The book is rounded out by a short examination of the Ronin in art and literature, a guide to the sites and memorials associated with the raid, and suggestions for further reading. The cottage industry that the Ronin have become (second perhaps only to the 'Bum of Tosa', Sakamoto Ryoma) is borne out in a photo of a souvenir shop loaded to the rafters with 47 Ronin items.

There are a few minor issues with the book. For example, Turnbull states that the Ronin committed ritual suicide, whereas (except for one) they were all beheaded BEFORE beginning the act. There are also the typical editing and spelling problems that Turnbull's books are notorious for. I'm sure there will be other minor issues that will crop up when we subject the book to an in-depth reading, but considering its overall excellence and copious new information, these are just small blemishes.

However, not all the latest Turnbull/Ronin news is encouraging. It should be noted that according to an interview on the University of Leeds site, Turnbull acted as the historical consultant on the upcoming Keanu Reeves version of the 47 Ronin story being filmed in Hollywood. According to Turnbull, "I've was asked to be historical adviser on a new film that's being made starring Keanu Reeves. The producers wanted it to be as historically and culturally accurate as possible, so they consulted me - which was incredibly exciting!"

This 'historically and culturally accurate' film will also be including 'computer generated fantastic creatures'. And the sad thing is, the fantastic creatures will likely be far more historically accurate than the film's portrayal of the 47 Ronin story.

And speaking of 'fantastic creatures based on beasts', we decided to put the book to its ultimate test. Cracking open the chained door of the Samurai Archives fruit cellar a couple of inches, we tossed down a copy. Down below, we heard the bellow of disbelief from the imprisoned 47 Ronin cultists, followed shortly by the chaos of their death throes. Mission accomplished!

In our opinion this is far and away Turnbull's best book to date with the possible exception of "The Kakure Kirishitan of Japan". It immediately becomes the best English language book on the 47 Ronin (it should be noted that the West's preeminent scholar on the Ako Ronin, Henry Smith, has yet to author a book on the subject). Given Turnbull's following in pop culture history, it's no exaggeration that with this single work he may have slain the 47 Ronin-or at least the legend that for far too long has been accepted as fact. While it will take years to fully be relegated to the realm of fiction and fantasy, Turnbull has taken the first steps towards introducing the real story to the world of non-academia. Since it's a revelation that many of his readers might be highly resistant to and might cost him a few of them, it was a bold move. With the steady improvement of his work over the past five years and his increasingly ambitious research ethic, one hopes that THIS is the Stephen Turnbull we continue to see.  Be sure to pick up your copy at the Samurai Archives Bookstore, powered by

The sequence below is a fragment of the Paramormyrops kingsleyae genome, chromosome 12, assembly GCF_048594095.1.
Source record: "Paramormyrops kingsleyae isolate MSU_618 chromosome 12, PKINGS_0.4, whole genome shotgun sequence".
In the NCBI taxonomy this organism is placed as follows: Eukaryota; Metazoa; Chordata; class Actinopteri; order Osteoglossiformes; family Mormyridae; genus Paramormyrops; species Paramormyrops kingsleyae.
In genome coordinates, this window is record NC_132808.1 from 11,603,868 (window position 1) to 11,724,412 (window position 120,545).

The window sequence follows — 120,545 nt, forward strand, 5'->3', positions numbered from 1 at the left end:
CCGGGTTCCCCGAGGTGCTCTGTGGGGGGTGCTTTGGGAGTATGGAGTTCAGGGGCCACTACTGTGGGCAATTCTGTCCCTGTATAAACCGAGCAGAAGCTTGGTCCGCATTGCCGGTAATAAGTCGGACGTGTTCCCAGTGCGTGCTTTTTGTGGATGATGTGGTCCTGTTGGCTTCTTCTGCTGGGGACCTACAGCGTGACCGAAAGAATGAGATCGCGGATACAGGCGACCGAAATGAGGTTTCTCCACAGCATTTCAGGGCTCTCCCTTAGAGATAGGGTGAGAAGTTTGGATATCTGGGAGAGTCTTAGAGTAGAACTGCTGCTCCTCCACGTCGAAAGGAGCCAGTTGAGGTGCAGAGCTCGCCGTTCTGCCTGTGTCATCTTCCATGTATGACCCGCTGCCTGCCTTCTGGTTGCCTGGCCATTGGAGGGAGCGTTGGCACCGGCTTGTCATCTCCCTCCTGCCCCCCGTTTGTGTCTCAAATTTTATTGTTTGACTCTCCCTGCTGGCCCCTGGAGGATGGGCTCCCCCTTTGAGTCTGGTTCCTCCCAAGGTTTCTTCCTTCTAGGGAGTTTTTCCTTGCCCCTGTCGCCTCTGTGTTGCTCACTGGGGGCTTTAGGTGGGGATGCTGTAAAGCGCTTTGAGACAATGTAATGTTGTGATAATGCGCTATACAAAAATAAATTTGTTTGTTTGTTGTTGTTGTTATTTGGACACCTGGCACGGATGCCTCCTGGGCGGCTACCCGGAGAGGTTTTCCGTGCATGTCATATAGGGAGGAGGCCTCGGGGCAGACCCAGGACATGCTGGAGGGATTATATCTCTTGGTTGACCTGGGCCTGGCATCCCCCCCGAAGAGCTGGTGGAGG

Saturday, August 13, 2011

Abandoned By The Heavens-"The Clone Returns Home"

Over the years, the releases from Animeigo's 'other' line of Japanese films (as opposed to the chanbara and jidaigeki classics they're known for) have always been top quality. From the cornball but touching 'Tora-san' comedies to the bleak tragedy of 'Black Rain', they've always represented some of the best films Japan has to offer. We have to admit, though, that we didn't know what to expect when we received "The Clone Returns Home" (2009). Sure, it won many awards-it was the 2006 winner of the Sundance/NHK International Filmmaker’s Award, the Official Selection of the 2009 Sundance Film Festival (and 24+ others), the Winner for Best Visual Achievement at the 2009 New York Asian Film Festival, and the Winner of the Jury Prize at the 2009 Fantasia International Film Festival for Best Cinematography. However, over the years we've found mainstream critics to be about as reliable as a Fox News broadcast or Mark Dacascos History Channel Special. Animeigo's synopsis promised an SF film that wasn't really SF, but that used the medium as a vehicle to examine the mysteries of human existence. Would 'Clone' prove to merit its accolades, or like its central character Kohei would it be consigned to the void?